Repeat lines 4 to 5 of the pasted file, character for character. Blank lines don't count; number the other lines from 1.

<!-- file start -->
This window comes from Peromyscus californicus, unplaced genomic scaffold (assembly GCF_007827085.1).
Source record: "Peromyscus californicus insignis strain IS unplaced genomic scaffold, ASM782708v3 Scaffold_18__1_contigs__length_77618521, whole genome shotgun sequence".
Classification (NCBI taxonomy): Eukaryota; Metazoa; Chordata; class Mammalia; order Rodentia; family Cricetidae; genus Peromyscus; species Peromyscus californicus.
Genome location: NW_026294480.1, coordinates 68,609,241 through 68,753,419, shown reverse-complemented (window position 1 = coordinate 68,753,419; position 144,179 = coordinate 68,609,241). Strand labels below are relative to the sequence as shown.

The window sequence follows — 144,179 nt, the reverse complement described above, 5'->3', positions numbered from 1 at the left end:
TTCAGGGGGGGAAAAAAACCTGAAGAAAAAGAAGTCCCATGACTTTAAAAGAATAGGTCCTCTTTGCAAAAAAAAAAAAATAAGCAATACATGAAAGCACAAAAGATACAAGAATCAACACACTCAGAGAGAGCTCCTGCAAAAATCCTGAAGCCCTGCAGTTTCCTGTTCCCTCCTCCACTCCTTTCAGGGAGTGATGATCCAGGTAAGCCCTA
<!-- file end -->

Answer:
Genome location: NW_026294480.1, coordinates 68,609,241 through 68,753,419, shown reverse-complemented (window position 1 = coordinate 68,753,419; position 144,179 = coordinate 68,609,241). Strand labels below are relative to the sequence as shown.

The window sequence follows — 144,179 nt, the reverse complement described above, 5'->3', positions numbered from 1 at the left end: